Multiple key access for dicts and dict-like objects

This is just an idea, but I think it would be nice to allow dicts and dict-like objects to allow multiple keys to be accessed at once, using a special iterable type operator <..> and a listing of requested keys defined with the operator. Here’s an example with dict below, with requested keys provided in a list type:

>>> di = {'a': 1, 'b': 2, 'c': 3}
>>> di[list<'a', 'c'>]
[1, 3]                                                                                                                                                                                                                                                                                                                                                                                                                                                                                                                                            

And the same example with a tuple type:

>>> di[tuple<'a', 'b'>]
(1, 2,)

If the keys don’t exist a KeyError could be raised, same for a partial match. For an empty dict the return could be an empty iterable of the given type.

This proposal will have to out-compete comprehensions to have any hope of going anywhere:

>>> di = {'a': 1, 'b': 2, 'c': 3}
>>> [di[k] for k in ('a', 'c')]
[1, 3]
>>> tuple(di[k] for k in ('a', 'b'))
(1, 2)

If keys do not exist it raises KeyError.

You can do the same using list/tuple/generator comprehension:

di = {'a': 1, 'b': 2, 'c': 3}
# values = [di[k] for k in ['a', 'c', 'd'] if k in di]  # list
values = tuple(di[k] for k in ['a', 'c', 'd'] if k in di)  # tuple
# values = [di[k] for k in ['a', 'c', 'd']]  # KeyError

print(values, type(values))

values = (di[k] for k in ['a', 'c', 'd'] if k in di)  # generator

It’s not clear how to pass a variable:

keys = tuple('a', 'c', 'd')

It looks like tuple is redundant in di[tuple<keys>] since keys is already a tuple. Using unpacking operator “*” seems more reasonable:

Here is an example using a dict subclass:

class D(dict):
    def __getitem__(self, keys):
        return type(keys)(super(D, self).__getitem__(key) for key in keys)

di = {'a': 1, 'b': 2, 'c': 3}
keys = ('a', 'c',)
d = D(di)
print(d[keys])  # (1, 3)
1 Like

One could also use di.get(k, default) for k in keys.

There is no need for something to duplicate what we have, which is extremely flexible.


If you can live with stringifying your keys instead of introducing a new <..> syntax, and performance isn’t critical (e.g. when parsing configs), you could look at my namespacedict package, which does full AST parsing of the keys for getting and setting.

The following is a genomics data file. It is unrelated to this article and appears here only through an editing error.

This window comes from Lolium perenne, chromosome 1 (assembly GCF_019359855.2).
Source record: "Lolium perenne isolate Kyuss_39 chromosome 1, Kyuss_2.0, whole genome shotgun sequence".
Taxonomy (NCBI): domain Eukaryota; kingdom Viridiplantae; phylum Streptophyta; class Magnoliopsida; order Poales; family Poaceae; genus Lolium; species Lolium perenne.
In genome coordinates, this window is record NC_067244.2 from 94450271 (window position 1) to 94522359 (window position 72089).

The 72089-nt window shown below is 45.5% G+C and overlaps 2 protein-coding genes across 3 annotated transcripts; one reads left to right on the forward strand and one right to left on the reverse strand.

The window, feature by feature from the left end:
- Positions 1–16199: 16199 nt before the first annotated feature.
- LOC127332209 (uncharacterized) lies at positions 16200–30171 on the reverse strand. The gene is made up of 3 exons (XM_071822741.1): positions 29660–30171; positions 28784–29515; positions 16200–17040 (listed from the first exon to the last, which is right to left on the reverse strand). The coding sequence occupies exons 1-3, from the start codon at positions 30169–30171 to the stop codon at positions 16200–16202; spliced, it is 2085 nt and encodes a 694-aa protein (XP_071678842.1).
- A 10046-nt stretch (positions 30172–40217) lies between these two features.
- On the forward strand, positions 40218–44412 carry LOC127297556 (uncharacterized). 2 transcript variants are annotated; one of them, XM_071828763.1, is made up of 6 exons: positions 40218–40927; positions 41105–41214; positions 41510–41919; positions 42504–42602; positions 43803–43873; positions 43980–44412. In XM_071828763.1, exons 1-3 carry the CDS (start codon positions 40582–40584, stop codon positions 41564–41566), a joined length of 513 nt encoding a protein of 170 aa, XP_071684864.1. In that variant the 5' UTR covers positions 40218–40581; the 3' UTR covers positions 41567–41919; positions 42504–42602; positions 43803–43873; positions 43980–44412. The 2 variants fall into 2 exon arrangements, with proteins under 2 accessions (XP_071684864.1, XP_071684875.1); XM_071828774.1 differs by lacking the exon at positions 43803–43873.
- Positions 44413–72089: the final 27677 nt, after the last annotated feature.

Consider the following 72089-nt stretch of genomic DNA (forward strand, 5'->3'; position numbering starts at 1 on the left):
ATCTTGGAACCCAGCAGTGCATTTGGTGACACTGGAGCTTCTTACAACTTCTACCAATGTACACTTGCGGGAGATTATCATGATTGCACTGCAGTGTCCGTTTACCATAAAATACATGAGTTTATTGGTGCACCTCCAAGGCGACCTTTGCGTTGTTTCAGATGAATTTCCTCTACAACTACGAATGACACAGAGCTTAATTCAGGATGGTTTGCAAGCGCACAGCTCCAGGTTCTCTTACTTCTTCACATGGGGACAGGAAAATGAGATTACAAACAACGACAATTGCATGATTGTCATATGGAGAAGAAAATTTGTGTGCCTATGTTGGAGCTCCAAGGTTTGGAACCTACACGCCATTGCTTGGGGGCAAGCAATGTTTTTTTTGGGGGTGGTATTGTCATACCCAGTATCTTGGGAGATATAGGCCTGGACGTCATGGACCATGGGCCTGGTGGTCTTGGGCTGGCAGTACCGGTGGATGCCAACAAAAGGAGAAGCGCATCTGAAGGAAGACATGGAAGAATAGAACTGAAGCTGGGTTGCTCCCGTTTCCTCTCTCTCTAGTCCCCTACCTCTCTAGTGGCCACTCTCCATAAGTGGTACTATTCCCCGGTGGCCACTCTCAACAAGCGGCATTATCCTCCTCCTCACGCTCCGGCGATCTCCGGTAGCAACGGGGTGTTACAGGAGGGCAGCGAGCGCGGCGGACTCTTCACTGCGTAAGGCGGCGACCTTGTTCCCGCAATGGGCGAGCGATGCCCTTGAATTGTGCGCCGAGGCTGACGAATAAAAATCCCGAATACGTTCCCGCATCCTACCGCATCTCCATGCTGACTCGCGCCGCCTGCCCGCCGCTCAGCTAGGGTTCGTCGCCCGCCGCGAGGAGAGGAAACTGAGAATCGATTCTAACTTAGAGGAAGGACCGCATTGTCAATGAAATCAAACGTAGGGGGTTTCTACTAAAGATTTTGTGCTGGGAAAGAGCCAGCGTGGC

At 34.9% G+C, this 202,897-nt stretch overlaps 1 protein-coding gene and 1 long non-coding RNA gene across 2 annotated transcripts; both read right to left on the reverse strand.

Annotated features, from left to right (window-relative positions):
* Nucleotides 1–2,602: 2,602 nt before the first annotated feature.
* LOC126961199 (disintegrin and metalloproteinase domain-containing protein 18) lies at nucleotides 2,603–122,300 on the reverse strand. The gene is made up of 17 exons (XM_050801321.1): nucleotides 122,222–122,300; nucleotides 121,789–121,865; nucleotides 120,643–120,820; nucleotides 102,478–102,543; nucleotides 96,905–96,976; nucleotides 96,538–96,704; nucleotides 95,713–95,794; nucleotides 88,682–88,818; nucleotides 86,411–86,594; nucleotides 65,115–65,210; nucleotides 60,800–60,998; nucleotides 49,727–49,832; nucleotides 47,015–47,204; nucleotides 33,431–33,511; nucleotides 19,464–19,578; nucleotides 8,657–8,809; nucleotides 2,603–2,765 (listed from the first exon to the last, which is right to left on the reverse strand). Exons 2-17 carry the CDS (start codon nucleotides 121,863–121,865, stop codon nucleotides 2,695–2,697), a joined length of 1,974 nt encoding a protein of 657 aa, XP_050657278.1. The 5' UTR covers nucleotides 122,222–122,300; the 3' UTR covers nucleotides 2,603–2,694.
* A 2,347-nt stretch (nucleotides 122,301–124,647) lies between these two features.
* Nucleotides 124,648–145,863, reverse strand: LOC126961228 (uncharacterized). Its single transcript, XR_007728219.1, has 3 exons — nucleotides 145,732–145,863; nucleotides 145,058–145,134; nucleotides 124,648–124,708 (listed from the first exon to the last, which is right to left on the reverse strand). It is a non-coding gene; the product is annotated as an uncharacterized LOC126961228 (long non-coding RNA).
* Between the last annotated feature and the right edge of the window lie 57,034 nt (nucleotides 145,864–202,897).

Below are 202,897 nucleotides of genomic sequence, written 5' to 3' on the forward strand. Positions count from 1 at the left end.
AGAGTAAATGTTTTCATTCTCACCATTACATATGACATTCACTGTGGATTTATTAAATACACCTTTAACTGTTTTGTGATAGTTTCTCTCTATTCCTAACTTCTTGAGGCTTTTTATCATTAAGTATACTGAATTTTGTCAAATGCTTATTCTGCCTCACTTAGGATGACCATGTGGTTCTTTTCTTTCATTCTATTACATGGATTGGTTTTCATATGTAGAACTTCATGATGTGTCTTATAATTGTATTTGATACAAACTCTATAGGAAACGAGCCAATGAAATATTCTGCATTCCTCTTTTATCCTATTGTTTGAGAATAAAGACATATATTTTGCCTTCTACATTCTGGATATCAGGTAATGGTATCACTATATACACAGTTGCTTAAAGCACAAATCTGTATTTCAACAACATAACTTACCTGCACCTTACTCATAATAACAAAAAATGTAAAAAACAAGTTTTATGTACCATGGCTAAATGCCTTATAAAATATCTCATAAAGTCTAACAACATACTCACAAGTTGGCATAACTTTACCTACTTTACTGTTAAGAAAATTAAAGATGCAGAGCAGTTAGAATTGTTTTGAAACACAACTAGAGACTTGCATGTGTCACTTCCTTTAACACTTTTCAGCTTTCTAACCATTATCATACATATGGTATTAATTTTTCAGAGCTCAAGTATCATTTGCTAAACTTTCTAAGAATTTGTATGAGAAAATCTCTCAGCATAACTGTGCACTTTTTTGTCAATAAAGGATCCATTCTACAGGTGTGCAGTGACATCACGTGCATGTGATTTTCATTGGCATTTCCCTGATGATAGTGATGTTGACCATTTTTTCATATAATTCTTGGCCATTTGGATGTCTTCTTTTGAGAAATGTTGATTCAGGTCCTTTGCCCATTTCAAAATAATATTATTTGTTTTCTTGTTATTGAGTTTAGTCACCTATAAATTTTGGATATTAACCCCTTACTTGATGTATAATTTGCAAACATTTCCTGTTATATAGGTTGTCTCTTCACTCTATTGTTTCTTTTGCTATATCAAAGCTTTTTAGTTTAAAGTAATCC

When performance matters, you do generally want a specific comprehension, as suggested above.

Yes, obviously, comprehensions are the first thing that spring to mind, and they’ll do the job fine, but I was thinking of this idea as a way to provide a built-in syntactic shortcut for dealing with the situation I’ve described. This is actually motivated by Pandas dataframes where you can get slices easily using the square brackets [[..]]. Comprehensions involve iteration, and I don’t want to write an iteration if I don’t have to.

The <..> notation does look strange, I guess, and perhaps going with the dataframes theme, square brackets would look nice, but of course lists can’t be dict keys, so that wouldn’t work.

On passing in the keys as a variable, you have a valid point on the problem of specifying type. I don’t know.

@elis.byberi The custom dict subclass is nice, thanks!

Looks interesting, thanks :slight_smile:

I don’t see any argument for new syntax here. It might be useful to have a dict method that accesses a set of indexes although there is already a builtin way to access multiple keys from a dict without writing a list comprehension so even a method doesn’t really add anything new:

>>> from operator import itemgetter
>>> di = {'a': 1, 'b': 2, 'c': 3}
>>> itemgetter('a', 'c')(di)
(1, 3)

It looks a bit strange as you have the double call but it does work and you can assign the itemgetter to a variable and reuse it.